Nonfiction Mistakes I’ve Made – And Ways to Avoid Them
This week The Tollbooth welcomes guest blogger, Nina Kidd. A Vermont College of Fine Arts MFA grad, Nina has mined her passion for the outdoors by writing MG non-fiction about wildlife corridors helping cougars in the Santa Monica mountains.
As Nina says, my first mistake was ignoring nonfiction.
“Everyone” in grad school was writing fiction. As an illustrator, my favorite projects were realistic plants, animals, landscapes. Duh! I had spent years writing and illustrating nonfiction, and hadn’t even noticed. Don’t be me.
What articles do you hunt on the web? what was your favorite reading/viewing as a child? What are your guilty reading indulgences now? Reading passion=writing passion.
My second mistake was researching too long. You know you’re a nonfiction freak if that is among your problems. Two strategies helped me tame the research addiction:
Outlining. Right away. It’s freeing to cut away all the non-story to focus on that one narrative and central theme. Revise the outline, play with it, focus it. The book proposal must have one, so I feel fine lavishing time and care on the outline. And, yes, outlines are supposed to evolve.
Begin to write –soon—before the research is done. Alexis O’Neill, who writes fiction as well as nonfiction, reminded me recently, if a fact or date comes along that needs looking up, Don’t! Leave a space for it (____) and keep writing. Getting a draft down helps focus the themes and sharpen the outline. Of course, that’s where we’re all heading anyway: to a draft
Don’t forget fiction. Structurally, fiction and nonfiction share the goal of telling a good story. How?
Sid Fleischman reminded us all to “write in scenes.” The narrative nonfiction that editors prize is a story, basically a series of scenes and transitions. It’s easy to let transitions take over in nonfiction, especially if there is no live person to tell the story. But without fabricating anything we can still create a scene with action, tension and emotion. I’ll bet you that when people read your work, their favorite parts will be the scenes.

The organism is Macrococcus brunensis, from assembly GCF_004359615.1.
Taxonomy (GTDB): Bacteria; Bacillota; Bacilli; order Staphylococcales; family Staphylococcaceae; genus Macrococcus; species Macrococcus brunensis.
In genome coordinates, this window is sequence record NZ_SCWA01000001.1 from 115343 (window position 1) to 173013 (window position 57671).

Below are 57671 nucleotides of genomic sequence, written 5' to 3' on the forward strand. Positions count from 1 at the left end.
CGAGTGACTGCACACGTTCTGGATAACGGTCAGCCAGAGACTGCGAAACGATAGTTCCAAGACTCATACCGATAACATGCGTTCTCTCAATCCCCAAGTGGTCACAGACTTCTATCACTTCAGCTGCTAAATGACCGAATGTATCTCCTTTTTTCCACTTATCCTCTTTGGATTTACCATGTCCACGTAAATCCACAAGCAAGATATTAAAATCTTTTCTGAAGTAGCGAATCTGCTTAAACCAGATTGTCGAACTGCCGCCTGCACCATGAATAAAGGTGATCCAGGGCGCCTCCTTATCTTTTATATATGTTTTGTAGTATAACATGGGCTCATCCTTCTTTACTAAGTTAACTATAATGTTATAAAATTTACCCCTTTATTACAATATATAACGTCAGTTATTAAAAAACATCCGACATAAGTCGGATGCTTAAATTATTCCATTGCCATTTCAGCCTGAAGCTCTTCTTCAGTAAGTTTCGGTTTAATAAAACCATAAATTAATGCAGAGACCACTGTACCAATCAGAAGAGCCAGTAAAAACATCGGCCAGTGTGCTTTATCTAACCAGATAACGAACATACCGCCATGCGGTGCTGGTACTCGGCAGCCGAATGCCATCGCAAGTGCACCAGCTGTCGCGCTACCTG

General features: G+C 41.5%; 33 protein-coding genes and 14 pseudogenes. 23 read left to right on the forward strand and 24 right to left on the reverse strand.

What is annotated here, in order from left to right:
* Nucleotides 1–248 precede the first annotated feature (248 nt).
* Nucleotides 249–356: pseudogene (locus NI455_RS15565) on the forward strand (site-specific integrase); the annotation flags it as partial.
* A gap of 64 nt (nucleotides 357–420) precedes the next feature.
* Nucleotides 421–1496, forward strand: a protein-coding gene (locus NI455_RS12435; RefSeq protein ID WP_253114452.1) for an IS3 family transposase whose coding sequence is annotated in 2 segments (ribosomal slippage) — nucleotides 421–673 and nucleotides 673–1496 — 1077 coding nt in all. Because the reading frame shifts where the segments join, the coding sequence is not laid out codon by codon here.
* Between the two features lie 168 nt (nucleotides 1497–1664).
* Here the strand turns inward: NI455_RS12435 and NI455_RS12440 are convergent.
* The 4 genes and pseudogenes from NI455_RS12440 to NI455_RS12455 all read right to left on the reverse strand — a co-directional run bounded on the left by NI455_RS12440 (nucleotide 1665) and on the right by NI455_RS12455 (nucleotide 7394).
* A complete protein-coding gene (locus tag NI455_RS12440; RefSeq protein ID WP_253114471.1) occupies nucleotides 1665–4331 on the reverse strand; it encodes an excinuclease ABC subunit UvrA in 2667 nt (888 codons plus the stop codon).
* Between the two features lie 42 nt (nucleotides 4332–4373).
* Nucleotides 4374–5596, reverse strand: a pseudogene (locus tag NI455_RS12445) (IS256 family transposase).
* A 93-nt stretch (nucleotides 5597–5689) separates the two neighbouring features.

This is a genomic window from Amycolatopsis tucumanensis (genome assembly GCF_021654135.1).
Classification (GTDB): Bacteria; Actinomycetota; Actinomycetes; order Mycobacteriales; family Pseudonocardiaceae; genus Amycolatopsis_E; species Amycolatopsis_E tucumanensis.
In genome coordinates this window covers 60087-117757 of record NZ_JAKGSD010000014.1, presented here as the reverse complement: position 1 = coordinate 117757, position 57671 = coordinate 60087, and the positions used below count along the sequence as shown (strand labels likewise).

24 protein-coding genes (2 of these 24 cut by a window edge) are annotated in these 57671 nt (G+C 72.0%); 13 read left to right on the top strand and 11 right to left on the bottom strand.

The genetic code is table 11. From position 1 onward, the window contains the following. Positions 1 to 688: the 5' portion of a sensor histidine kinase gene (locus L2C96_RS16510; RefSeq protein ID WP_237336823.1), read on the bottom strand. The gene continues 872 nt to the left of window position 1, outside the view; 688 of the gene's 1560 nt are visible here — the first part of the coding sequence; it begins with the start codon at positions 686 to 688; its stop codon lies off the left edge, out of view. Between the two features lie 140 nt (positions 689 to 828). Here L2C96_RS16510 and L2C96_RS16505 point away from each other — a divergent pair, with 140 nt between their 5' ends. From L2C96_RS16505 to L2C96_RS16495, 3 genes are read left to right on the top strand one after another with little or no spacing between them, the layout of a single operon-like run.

Sensory details. Use the magic of specific sights, sounds, skin sensations. Jennifer Armstrong’s Orbis Pictus Award-winner, Shipwreck at the Bottom of the World will dazzle you and make you shiver as you sail with Ernest Shackleton’s crew into the Antarctic ice. Factoid: scientists say that the name or suggestion of a familiar smell is the most vivid and memory-evoking sense for a reader. That’s probably why cookbooks are so popular. Of course kids love the stinky ones too.
Narrative arc. This is where you can really hold the nonfiction reader, with tension building to a climax. Something as basic as cliffhanger chapter endings can work in nonfiction to lure the reader into reading your true tale cover to cover rather than just researching for the paper the teacher has required.
Tone can make even a scary-complicated subject more accessible. Do you see humor in nature? Are the characters in your story playful, prayerful? How about wonder? Is your topic lushly visual? Is there music in the spheres? Maybe, you’ll get to quote a wildlife biologist like the one I’ve been researching, who burst out that a life of discovery is “cool,” that climbing around outdoors is “a gas.” You can pass that unexpected grin along.
I Failed at all-important Filing. But if you are a fellow filophobe, the following may offer encouragement.
Make and label the files before generating the contents, for virtual as well as physical files. Following your outline, item by item, is a good way to arrange your files. For those of us who never liked putting the toys away, having a place pre-planned to put it encourages filing the work with the comforting promise you will find it again when needed.
Color code. When I’m working on more than one project, it helps to know that all the folders tabbed with a green hiliter go in Drawer #2. Alphabetize files by bolded keyword if necessary.
Photos: It helps to name them starting with date taken (or received). You can sort/retrieve “2012_11_28 Sweet Gum Red” by year, month and day, species name, and/or color. This is a photo tip from bird photographer Doug Wechsler, director of VIREO, which has the world’s most comprehensive collection of bird photos.
Footnote as you go. It’s a temptation to leave it for later, but Kerry Madden (author of fiction, and nonfiction) shared that mistake, which she made when writing her 2009 biography of Harper Lee. At the end, Kerry confessed, she sat with her editor for hours looking for the source notes she needed.
Good Feedback: One mistake I didn’t make was leaving my adored fiction critiquers when I was fortunate enough to find a wonderful nonfiction critique group. The two are complementary, with a nice overlap, if you can do it.
Happy (nonfiction) Writing!